Since 1972, the US Marine Mammal Protection Act has (on paper) strictly banned the import of fish and fish products caught in fishing gear that kills or seriously injures marine mammals “in excess of United States standards.”
While the US federal agency, National Marine Fisheries Service (NMFS) has implemented this long-standing provision for yellowfin tuna in the Eastern Tropical Pacific, no regulations currently govern import of other fish or fish products. Accordingly, last year, the Center for Biological Diversity, Natural Resources Defense Council, and Turtle Island Restoration Network filed suit and entered into a settlement with NMFS and other federal defendants, setting a deadline for a final rule implementing Section 101(a)(2) by August 2016. As a result, NMFS has now proposed rule implementing the Marine Mammal Protection Act’s (“MMPA”) fish import ban.
Alongside those conservation groups leading the charge, WDC has responded to this consultation. If fully and properly implemented, this rulemaking has the potential to save tens of thousands of whales, dolphins, seals, and other marine mammals from death and injury in fishing gear. Some key aspects include: (1) requiring nations to prove comparability (2) applying the ban on intentional take by fisheries, and (3) requiring compliance with the MMPA’s procedural standards, including submission of stock assessments and monitoring.
This has huge implication for how bycatch is assessed and imported into the US in future. It also makes requirements for monitoring trends in populations, to be able to understand the extent of bycatch.
Currently NMFS regularly track the status of marine mammal populations and bycatch from all U.S. fisheries and is obligated to reduce bycatch in U.S. fisheries (cumulatively) to the insignificance/approaching zero mortality standard. In addition, the MMPA requires all fishermen to report all marine mammal mortalities and injuries, which are defined broadly to include any animal that ingests fishing gear or is released with gear trailing its body, regardless of visible injury. Also, the MMPA requires NMFS to monitor and “obtain statistically reliable estimates” of bycatch, including placing observers onboard fishing vessels. Whilst similar measures are already mandated in some other parts of the world (for example, within the EU) they are not adequately implemented.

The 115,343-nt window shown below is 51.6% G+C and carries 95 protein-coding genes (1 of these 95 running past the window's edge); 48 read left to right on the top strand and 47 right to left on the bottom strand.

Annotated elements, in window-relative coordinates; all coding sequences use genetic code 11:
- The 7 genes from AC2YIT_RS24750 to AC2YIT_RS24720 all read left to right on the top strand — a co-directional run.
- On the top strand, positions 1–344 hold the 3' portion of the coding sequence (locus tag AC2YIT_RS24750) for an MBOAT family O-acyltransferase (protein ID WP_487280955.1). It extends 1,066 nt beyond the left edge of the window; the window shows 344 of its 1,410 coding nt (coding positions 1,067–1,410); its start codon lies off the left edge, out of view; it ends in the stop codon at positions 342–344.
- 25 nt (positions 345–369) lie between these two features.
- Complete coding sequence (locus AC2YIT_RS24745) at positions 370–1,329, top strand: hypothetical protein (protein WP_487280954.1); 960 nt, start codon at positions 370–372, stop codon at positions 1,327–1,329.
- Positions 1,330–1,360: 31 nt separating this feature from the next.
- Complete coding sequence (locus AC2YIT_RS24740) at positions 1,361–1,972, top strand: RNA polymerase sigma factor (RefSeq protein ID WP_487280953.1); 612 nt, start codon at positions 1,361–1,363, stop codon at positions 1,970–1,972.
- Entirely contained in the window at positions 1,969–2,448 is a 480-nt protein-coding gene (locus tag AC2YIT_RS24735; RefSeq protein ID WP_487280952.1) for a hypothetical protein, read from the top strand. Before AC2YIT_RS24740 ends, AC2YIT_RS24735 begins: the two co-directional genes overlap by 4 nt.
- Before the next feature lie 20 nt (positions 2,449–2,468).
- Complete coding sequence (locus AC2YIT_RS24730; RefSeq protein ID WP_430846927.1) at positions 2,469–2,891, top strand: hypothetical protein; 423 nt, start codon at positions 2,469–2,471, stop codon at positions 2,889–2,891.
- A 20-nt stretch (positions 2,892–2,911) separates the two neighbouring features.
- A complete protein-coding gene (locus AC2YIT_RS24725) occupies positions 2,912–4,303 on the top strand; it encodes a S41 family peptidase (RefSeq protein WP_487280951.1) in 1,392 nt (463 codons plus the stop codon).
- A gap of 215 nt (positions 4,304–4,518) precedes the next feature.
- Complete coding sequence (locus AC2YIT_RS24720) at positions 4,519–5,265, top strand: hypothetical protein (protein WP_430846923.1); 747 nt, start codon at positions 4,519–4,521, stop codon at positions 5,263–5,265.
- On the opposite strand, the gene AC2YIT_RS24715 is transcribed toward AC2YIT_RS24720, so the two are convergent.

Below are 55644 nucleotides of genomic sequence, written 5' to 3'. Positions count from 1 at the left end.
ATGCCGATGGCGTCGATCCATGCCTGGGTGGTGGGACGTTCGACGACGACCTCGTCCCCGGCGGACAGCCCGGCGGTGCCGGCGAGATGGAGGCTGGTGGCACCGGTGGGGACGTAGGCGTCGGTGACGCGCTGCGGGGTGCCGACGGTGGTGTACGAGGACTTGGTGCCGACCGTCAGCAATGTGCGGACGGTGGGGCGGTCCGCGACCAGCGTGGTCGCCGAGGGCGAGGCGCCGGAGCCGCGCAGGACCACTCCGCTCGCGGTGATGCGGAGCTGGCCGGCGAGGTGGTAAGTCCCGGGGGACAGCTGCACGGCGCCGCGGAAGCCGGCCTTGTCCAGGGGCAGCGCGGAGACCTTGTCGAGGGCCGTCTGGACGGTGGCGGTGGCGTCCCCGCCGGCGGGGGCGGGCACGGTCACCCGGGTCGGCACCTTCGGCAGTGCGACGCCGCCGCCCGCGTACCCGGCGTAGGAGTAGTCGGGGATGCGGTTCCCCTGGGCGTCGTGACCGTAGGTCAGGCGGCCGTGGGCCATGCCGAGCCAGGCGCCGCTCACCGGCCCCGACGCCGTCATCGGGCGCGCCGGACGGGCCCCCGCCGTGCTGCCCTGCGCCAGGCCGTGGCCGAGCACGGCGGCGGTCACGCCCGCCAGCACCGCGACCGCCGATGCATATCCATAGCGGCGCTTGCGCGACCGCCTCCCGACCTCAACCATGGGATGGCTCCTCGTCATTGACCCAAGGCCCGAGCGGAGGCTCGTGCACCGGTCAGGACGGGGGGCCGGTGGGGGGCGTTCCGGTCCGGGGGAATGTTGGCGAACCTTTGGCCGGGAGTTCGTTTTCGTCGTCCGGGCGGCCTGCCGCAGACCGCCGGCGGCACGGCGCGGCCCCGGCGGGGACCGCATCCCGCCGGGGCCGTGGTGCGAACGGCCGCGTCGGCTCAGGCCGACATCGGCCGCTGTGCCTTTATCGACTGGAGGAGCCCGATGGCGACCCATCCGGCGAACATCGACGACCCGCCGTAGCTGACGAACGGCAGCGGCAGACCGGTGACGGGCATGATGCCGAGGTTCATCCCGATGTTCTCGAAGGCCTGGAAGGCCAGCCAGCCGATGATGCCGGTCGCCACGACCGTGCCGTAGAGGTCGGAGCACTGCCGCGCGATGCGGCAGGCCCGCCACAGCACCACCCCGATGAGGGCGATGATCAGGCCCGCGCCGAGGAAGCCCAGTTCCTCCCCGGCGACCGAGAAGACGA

Perhaps most importantly for those of us in the rest of the world, whether our ‘fish products’ are imported to the US or not, this rulemaking also sets an important precedent.
Our goal is to ensure healthy fisheries that do not result in unintended and unnecessary bycatch of marine wildlife. Yet the simple truth is that bycatch in many parts of the world is unmonitored and likely grossly underestimated.
There is no doubt that we should be better labelling our food products – those that come from the sea as well as the land – so that we can transparently decide if the criteria for welfare and conservation match our own. Should we be selling fish products at all that endanger marine mammals, and threaten individuals and in some cases, populations or entire species (such as the North Atlantic right whale), particularly where management to reduce and prevent such wasteful bycatch are lacking?
It is an incredibly resource intensive undertaking to provide such information, which requires monitoring of marine mammals to understand populations trends, a detailed description of a countries fisheries, monitoring of bycatch levels and measures to continually reduce bycatch in the water. Yet this information is critical. It isn’t until all fish products are clearly (and truthfully) labelled, and all fisheries with bycatch adequately mitigated, that we can make informed choices at the fish counter.
So we commend the US for taking this important step to reduce bycatch and hope that it leads to transparency and reductions in bycatch in fisheries the world over.